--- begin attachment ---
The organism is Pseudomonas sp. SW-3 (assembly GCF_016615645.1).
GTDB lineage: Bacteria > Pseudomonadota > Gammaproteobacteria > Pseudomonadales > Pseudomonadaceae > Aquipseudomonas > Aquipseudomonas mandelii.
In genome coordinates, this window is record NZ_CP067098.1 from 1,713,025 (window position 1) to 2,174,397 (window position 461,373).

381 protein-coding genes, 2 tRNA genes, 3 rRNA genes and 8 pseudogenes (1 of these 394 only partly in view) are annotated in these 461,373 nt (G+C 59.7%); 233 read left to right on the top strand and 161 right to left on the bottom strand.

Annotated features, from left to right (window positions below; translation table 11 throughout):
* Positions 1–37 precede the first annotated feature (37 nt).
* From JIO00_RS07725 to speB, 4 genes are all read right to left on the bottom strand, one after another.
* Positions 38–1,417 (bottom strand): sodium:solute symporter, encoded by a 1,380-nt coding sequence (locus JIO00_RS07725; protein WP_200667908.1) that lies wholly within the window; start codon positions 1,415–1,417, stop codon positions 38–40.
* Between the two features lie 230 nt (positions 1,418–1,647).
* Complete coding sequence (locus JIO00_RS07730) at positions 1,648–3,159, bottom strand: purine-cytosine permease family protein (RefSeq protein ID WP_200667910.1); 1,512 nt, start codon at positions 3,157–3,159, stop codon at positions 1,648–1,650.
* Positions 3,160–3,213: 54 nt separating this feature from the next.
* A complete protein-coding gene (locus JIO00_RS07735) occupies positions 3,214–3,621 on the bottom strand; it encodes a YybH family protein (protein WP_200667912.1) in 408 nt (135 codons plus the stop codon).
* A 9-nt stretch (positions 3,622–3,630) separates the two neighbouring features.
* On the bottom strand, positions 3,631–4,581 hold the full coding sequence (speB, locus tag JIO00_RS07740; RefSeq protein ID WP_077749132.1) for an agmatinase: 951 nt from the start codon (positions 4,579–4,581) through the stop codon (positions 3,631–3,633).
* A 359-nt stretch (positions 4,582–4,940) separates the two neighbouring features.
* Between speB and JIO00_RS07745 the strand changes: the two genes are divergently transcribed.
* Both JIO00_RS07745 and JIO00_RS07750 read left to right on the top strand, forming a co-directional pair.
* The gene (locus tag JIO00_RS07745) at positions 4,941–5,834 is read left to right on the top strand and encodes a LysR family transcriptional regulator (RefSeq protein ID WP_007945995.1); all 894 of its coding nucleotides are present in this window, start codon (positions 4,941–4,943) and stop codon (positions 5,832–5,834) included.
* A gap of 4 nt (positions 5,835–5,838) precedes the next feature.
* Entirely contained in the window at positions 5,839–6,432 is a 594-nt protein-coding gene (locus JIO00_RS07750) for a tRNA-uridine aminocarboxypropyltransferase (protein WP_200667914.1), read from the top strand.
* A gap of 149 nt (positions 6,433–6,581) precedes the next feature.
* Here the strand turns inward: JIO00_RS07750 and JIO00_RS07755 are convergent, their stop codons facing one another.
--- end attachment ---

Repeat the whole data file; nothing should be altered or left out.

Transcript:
The organism is Pseudomonas sp. SW-3 (assembly GCF_016615645.1).
GTDB lineage: Bacteria > Pseudomonadota > Gammaproteobacteria > Pseudomonadales > Pseudomonadaceae > Aquipseudomonas > Aquipseudomonas mandelii.
In genome coordinates, this window is record NZ_CP067098.1 from 1,713,025 (window position 1) to 2,174,397 (window position 461,373).

381 protein-coding genes, 2 tRNA genes, 3 rRNA genes and 8 pseudogenes (1 of these 394 only partly in view) are annotated in these 461,373 nt (G+C 59.7%); 233 read left to right on the top strand and 161 right to left on the bottom strand.

Annotated features, from left to right (window positions below; translation table 11 throughout):
* Positions 1–37 precede the first annotated feature (37 nt).
* From JIO00_RS07725 to speB, 4 genes are all read right to left on the bottom strand, one after another.
* Positions 38–1,417 (bottom strand): sodium:solute symporter, encoded by a 1,380-nt coding sequence (locus JIO00_RS07725; protein WP_200667908.1) that lies wholly within the window; start codon positions 1,415–1,417, stop codon positions 38–40.
* Between the two features lie 230 nt (positions 1,418–1,647).
* Complete coding sequence (locus JIO00_RS07730) at positions 1,648–3,159, bottom strand: purine-cytosine permease family protein (RefSeq protein ID WP_200667910.1); 1,512 nt, start codon at positions 3,157–3,159, stop codon at positions 1,648–1,650.
* Positions 3,160–3,213: 54 nt separating this feature from the next.
* A complete protein-coding gene (locus JIO00_RS07735) occupies positions 3,214–3,621 on the bottom strand; it encodes a YybH family protein (protein WP_200667912.1) in 408 nt (135 codons plus the stop codon).
* A 9-nt stretch (positions 3,622–3,630) separates the two neighbouring features.
* On the bottom strand, positions 3,631–4,581 hold the full coding sequence (speB, locus tag JIO00_RS07740; RefSeq protein ID WP_077749132.1) for an agmatinase: 951 nt from the start codon (positions 4,579–4,581) through the stop codon (positions 3,631–3,633).
* A 359-nt stretch (positions 4,582–4,940) separates the two neighbouring features.
* Between speB and JIO00_RS07745 the strand changes: the two genes are divergently transcribed.
* Both JIO00_RS07745 and JIO00_RS07750 read left to right on the top strand, forming a co-directional pair.
* The gene (locus tag JIO00_RS07745) at positions 4,941–5,834 is read left to right on the top strand and encodes a LysR family transcriptional regulator (RefSeq protein ID WP_007945995.1); all 894 of its coding nucleotides are present in this window, start codon (positions 4,941–4,943) and stop codon (positions 5,832–5,834) included.
* A gap of 4 nt (positions 5,835–5,838) precedes the next feature.
* Entirely contained in the window at positions 5,839–6,432 is a 594-nt protein-coding gene (locus JIO00_RS07750) for a tRNA-uridine aminocarboxypropyltransferase (protein WP_200667914.1), read from the top strand.
* A gap of 149 nt (positions 6,433–6,581) precedes the next feature.
* Here the strand turns inward: JIO00_RS07750 and JIO00_RS07755 are convergent, their stop codons facing one another.